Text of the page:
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Big-O and Θ question

  1. Sep 11, 2012 #1
    1. The problem statement, all variables and given/known data

    For each of these questions, briefly explain your answer.
    (a) If I prove that an algorithm takes O(n^2) worst-case time, is it possible that it
    takes O(n) on some inputs?
    (b) If I prove that an algorithm takes O(n^2) worst-case time, is it possible that it
    takes O(n) on all inputs?
    (c) If I prove that an algorithm takes Θ(n^2) worst-case time, is it possible that it
    takes O(n) on some inputs?
    (d) If I prove that an algorithm takes Θ(n^2) worst-case time, is it possible that it
    takes O(n) on all inputs?
    (e) Is the function f(n) = Θ(n^2), where f(n) = 100n^2 for even n and f(n) =
    20n^2 − n log2 n for odd n?


    2. Relevant equations



    3. The attempt at a solution

    I understand a few of these ( I think). Here's what I have so far:
    a) Yes, because big O is an upper bound and O(n) is smaller than O(n^2) it is possible some inputs have a big O of O(n)
    b) No, because if the worst case time is O(n^2) then some inputs must have O(n^2) if all the inputs had O(n) then the worst case would be O(n) instead of O(n^2)
    c) needs help
    d) if Θ(n^2) is the worst time its not possible it takes Θ(n) on all inputs, otherwise the worst case Θ would be Θ(n) rather than Θ(n^2)
    e) i did c_2 * g(n) =< f(n) =< c_1 * g(n) where f(n) = 100n^2 for every even n
    c_2 * n^2 =< 100n^2 =< c_1* n^2 which is true for certain n values, so its proven
    for the odd part i did the same thing, since you can drop the lower terms i dropped the 2logn part and just had f(n)=20n^2, then did the same method. Is this correct?

    I don't understand what to do for c, i know that Θ is a tight bound upper and lower so i don't know if Θ(n) is possible. Could someone please explain this to me? And if you have time could you please check my other answers? Thank you
     
  2. jcsd
  3. Sep 12, 2012 #2

    LCKurtz

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    That just says ##O(n^2)## isn't the best bound, but it is surely a correct bound.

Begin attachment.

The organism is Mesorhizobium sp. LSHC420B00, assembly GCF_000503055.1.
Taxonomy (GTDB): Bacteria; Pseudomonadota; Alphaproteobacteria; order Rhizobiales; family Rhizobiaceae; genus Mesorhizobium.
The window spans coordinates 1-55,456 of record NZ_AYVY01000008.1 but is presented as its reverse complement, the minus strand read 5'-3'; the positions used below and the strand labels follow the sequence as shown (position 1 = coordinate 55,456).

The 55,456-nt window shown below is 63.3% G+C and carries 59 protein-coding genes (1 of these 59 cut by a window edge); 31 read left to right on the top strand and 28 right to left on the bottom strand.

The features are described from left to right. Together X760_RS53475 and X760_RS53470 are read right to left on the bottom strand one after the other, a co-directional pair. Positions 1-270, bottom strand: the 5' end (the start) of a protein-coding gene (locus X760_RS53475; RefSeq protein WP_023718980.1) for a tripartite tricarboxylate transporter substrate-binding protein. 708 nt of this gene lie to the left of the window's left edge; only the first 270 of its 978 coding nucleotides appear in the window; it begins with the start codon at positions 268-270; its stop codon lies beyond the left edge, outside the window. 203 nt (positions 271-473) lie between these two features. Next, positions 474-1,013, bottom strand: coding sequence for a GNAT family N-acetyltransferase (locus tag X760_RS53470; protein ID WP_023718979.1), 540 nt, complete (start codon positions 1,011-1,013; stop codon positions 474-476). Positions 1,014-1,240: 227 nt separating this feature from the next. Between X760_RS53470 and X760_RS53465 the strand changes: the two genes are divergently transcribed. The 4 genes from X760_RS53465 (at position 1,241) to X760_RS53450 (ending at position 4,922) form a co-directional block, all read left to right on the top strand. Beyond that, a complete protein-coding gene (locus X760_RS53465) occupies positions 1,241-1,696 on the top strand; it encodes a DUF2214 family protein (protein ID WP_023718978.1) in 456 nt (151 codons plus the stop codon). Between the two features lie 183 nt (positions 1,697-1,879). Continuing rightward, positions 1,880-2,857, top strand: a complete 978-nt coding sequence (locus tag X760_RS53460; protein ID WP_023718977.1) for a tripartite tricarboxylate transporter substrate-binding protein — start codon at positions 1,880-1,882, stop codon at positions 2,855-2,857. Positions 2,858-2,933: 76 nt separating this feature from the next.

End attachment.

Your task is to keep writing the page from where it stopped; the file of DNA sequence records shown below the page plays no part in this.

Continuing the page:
Remember ##\Theta(n^2)## is sharp. So the answer to c depends on whether it might be possible to use ##\Theta(n)## in this case. What do you think?

    Correct. Unlike the situation for ##O(n^2)##.
    Once you understand c and d, I think you will see the answer to e is very easy.
     
  4. Sep 12, 2012 #3
    I think I'm starting to get it.

    So in c, having it take O(n) on some inputs would mean that it would have to be at least Ω(n). So it couldn't be Θ(n^2). And if that's correct I think I know how to solve question d.

    Thank you for the help by the way.
     
  5. Sep 12, 2012 #4

    LCKurtz

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    But if it is worst case ##\Theta(n^2)## that means it has lots of terms like ##n^2## or the theta order would be less.
     
  6. Sep 12, 2012 #5
    I see. So I'm taking another crack at e again.

    From what I understand, for the even f(n) = 100n^2 the Θ(n^2) holds true because all the terms in this are to the power of n^2. However for the odd f(n) = 20n^2 − n log2 n the O(n^2) holds true but the Ω(n^2) doesn't hold true because of the n log2 n. Since f(n) isn't both Ω(n^2) and O(n^2), then it isn't Θ(n^2).
     
  7. Sep 12, 2012 #6

    LCKurtz

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    I think you are getting it now.
     
  8. Sep 12, 2012 #7
    Couldn't have gotten it without your help. Thank you so much for clarifying it.
     
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